Nvidia’s PR department disagrees. Obviously, it must be the fab’s fault.

        • Silus
        • 7 years ago

        Just like in here AMD blamed GlobalFoundries for their failure ?

        [url<]https://techreport.com/discussions.x/21734[/url<] Who knew, Foundries are also to blame for yield problems! Who woulda thunk it! Oh right, but that's only valid for AMD! Got it...

          • Lans
          • 7 years ago

          [quote<]Who knew, Foundries are also to blame for yield problems![/quote<] Here is a quick search on TSMC (fab) issues: [url<]https://techreport.com/discussions.x/17864[/url<] Yes, fabs can be at fault but the problem with AMD and GF is you don't have 3rd parties confirming or denying either side's claims unlike 28nm at TSMC... I guess everyone else knew this was a cheap shot and not even worth of a reply...

            • Silus
            • 7 years ago

            What ?
            AMD itself blamed GlobalFoundries for YIELD issues, where NVIDIA is blaming TSMC for CAPACITY issues.
            And what’s all this about 3rd parties ? There are no 3rd parties confirming or denying anything from any company. 3rd parties only reported what was said by the companies THEMSELVES (AMD, NVIDIA and Qualcomm) on each story (AMD about GlobalFoundries yields and NVIDIA/Qualcommn about TSMC’s capacity woes)

            And cheap shot about what ? Does providing proof of AMD blaming a foundry for its problems constitute a cheap shot at establishing a KNOWN fact that foundries ARE indeed responsible for yields on the PROCESS they provide for costumers ?

            • Duck
            • 7 years ago

            lol

            There are no capacity issues. Capacity is low, but that’s to be expected for a new process. That is not an issue unless you are NVIDIA with poor yields. Yields so bad it’s clearly impacting on your supply quite significantly.

            • Silus
            • 7 years ago

            Yes, keep living in your RDF! I’m sure denying reality will work for you…or maybe not!

            But wait, actually maybe there’s another approach…we should all trust you and ignore all the reports in actual known sites, concerning TSMC’s woes with capacity for the 28 nm process! Some random guy on the forum is much more reliable than the companies that deal with the fab, the fab itself and the sites (such as TR) that report them!

            • Duck
            • 7 years ago

            Take your obfuscating gibberish elsewhere.

        • Silus
        • 7 years ago

        Qualcomm also seems to disagree…

        [url<]http://www.bit-tech.net/news/hardware/2012/04/19/qualcomm-28nm-capacity/1[/url<] How dare these companies complain about TSMC capacity issues! How dare they! It must be just a PR stunt!

          • Lans
          • 7 years ago

          That is “supply issue” but they are disagreeing for different reasons (as you mentioned capacity but just to be more clear):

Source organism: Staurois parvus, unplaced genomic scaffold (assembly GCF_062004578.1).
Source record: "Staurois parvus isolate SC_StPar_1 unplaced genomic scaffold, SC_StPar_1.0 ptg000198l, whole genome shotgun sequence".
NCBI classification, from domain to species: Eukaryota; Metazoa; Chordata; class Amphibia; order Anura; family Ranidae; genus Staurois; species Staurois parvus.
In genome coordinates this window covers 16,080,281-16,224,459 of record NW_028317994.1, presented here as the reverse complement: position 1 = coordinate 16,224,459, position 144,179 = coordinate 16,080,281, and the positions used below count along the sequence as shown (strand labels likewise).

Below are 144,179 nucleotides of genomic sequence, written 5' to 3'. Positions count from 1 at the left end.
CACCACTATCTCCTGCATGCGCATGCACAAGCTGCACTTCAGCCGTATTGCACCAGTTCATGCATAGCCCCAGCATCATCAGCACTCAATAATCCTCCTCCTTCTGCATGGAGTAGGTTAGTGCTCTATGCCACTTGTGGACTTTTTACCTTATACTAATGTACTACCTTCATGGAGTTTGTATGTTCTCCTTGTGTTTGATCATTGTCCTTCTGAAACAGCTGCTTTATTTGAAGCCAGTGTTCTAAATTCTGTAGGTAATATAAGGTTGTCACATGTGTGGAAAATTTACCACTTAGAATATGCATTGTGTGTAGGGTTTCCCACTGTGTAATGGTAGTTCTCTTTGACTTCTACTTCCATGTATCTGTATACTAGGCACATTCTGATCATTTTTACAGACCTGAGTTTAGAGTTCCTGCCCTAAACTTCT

[quote<]Although the manufacturing yields are progressing per expectations, there is a shortage of 28nm capacity.[/quote<] Which doesn't really contradict what Duck said.

            • Silus
            • 7 years ago

            So your logic is: if “B” argument doesn’t contradict “A” argument, then “A” argument is true, even though “B” argument is the only known for a fact! Genius!
            No wonder S|A is so popular around here! That’s how that site works! If there isn’t anything that proves they are wrong, then even though they also have nothing to support their arguments, their arguments must be true!

            Such ignorance is jaw dropping.

      • entropy13
      • 7 years ago

      No one can seem to buy an i7-3770K over here…Intel must be having yield issues!!!

      Even Newegg doesn’t have them!!! OH NOES!!!

        • Silus
        • 7 years ago

        LOL 🙂

        But you see…since Intel controls their own fabs, it’s hard to determine who’s to blame! Because Intel as a chip designer can’t possibly blame itself as the fab controller, for yield problems! Others that depend on fabs they don’t control, cannot blame fabs for their process problems (unless it’s AMD, when they did it with GlobalFoundries). That would be just a PR thing!

      • Palek
      • 7 years ago

      Please don’t do that. Do we really need another fanboi battle?

      • Silus
      • 7 years ago

      it’s quite pathetic to deny reality…but then again, you believe in what you want to believe. You must think that your AMD keeps the prices as high as they do, because they are having awesome 28nm supply! And this is valid for any other company, including NVIDIA.
      Oh and here’s something for you to learn, although I’m sure it will be difficult for you: supply != yields. Supply is directly related with the fab’s capacity, while good/bad yields are related with process maturity and chip design around said process.

        • Duck
        • 7 years ago

        Since they both use TSMC and only NVIDIA has major supply issues, there is clearly no 28-nm GPU supply issues. Only NVIDIA yield issues.

          • Silus
          • 7 years ago

          Yes, Qualcomm complaining about those issues was actually a distortion in the matrix. It didn’t actually happen…No, wait! It was NVIDIA that forced Qualcomm to complain about capacity issues, so that they didn’t felt bad in being the only ones!